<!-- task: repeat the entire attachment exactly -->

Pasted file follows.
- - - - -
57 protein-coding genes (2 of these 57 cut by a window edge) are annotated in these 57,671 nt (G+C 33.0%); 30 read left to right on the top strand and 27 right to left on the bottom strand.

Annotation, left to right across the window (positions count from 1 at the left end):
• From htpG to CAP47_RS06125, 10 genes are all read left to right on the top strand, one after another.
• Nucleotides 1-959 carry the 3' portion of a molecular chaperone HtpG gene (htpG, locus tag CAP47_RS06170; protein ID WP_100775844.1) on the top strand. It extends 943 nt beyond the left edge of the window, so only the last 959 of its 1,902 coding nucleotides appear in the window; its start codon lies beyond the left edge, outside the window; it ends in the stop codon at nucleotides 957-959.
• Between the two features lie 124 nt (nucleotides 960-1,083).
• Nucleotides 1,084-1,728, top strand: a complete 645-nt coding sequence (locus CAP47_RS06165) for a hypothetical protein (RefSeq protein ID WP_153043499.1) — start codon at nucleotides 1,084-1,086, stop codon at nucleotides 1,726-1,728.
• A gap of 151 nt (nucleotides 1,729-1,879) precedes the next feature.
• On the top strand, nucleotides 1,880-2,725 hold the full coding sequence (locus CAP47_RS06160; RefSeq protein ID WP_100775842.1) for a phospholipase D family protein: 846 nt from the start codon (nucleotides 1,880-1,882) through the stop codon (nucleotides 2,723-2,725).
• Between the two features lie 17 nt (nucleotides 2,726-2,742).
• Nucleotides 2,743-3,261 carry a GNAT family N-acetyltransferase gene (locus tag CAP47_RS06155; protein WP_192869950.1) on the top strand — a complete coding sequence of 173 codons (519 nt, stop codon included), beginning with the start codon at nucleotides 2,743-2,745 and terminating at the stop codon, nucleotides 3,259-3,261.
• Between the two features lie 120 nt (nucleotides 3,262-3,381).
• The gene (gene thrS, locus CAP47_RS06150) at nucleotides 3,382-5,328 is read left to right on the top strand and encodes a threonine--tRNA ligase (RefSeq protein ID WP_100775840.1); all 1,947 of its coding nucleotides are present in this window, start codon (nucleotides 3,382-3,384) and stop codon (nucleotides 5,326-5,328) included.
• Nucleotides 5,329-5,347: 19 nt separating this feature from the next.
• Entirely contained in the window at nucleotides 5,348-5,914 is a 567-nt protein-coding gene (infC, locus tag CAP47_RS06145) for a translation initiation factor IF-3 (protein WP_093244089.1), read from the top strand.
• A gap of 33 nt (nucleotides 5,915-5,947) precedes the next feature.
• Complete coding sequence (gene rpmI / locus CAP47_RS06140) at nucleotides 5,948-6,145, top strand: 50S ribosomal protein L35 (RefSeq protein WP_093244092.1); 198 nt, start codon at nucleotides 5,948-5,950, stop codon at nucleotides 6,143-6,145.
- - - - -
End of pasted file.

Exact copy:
57 protein-coding genes (2 of these 57 cut by a window edge) are annotated in these 57,671 nt (G+C 33.0%); 30 read left to right on the top strand and 27 right to left on the bottom strand.

Annotation, left to right across the window (positions count from 1 at the left end):
• From htpG to CAP47_RS06125, 10 genes are all read left to right on the top strand, one after another.
• Nucleotides 1-959 carry the 3' portion of a molecular chaperone HtpG gene (htpG, locus tag CAP47_RS06170; protein ID WP_100775844.1) on the top strand. It extends 943 nt beyond the left edge of the window, so only the last 959 of its 1,902 coding nucleotides appear in the window; its start codon lies beyond the left edge, outside the window; it ends in the stop codon at nucleotides 957-959.
• Between the two features lie 124 nt (nucleotides 960-1,083).
• Nucleotides 1,084-1,728, top strand: a complete 645-nt coding sequence (locus CAP47_RS06165) for a hypothetical protein (RefSeq protein ID WP_153043499.1) — start codon at nucleotides 1,084-1,086, stop codon at nucleotides 1,726-1,728.
• A gap of 151 nt (nucleotides 1,729-1,879) precedes the next feature.
• On the top strand, nucleotides 1,880-2,725 hold the full coding sequence (locus CAP47_RS06160; RefSeq protein ID WP_100775842.1) for a phospholipase D family protein: 846 nt from the start codon (nucleotides 1,880-1,882) through the stop codon (nucleotides 2,723-2,725).
• Between the two features lie 17 nt (nucleotides 2,726-2,742).
• Nucleotides 2,743-3,261 carry a GNAT family N-acetyltransferase gene (locus tag CAP47_RS06155; protein WP_192869950.1) on the top strand — a complete coding sequence of 173 codons (519 nt, stop codon included), beginning with the start codon at nucleotides 2,743-2,745 and terminating at the stop codon, nucleotides 3,259-3,261.
• Between the two features lie 120 nt (nucleotides 3,262-3,381).
• The gene (gene thrS, locus CAP47_RS06150) at nucleotides 3,382-5,328 is read left to right on the top strand and encodes a threonine--tRNA ligase (RefSeq protein ID WP_100775840.1); all 1,947 of its coding nucleotides are present in this window, start codon (nucleotides 3,382-3,384) and stop codon (nucleotides 5,326-5,328) included.
• Nucleotides 5,329-5,347: 19 nt separating this feature from the next.
• Entirely contained in the window at nucleotides 5,348-5,914 is a 567-nt protein-coding gene (infC, locus tag CAP47_RS06145) for a translation initiation factor IF-3 (protein WP_093244089.1), read from the top strand.
• A gap of 33 nt (nucleotides 5,915-5,947) precedes the next feature.
• Complete coding sequence (gene rpmI / locus CAP47_RS06140) at nucleotides 5,948-6,145, top strand: 50S ribosomal protein L35 (RefSeq protein WP_093244092.1); 198 nt, start codon at nucleotides 5,948-5,950, stop codon at nucleotides 6,143-6,145.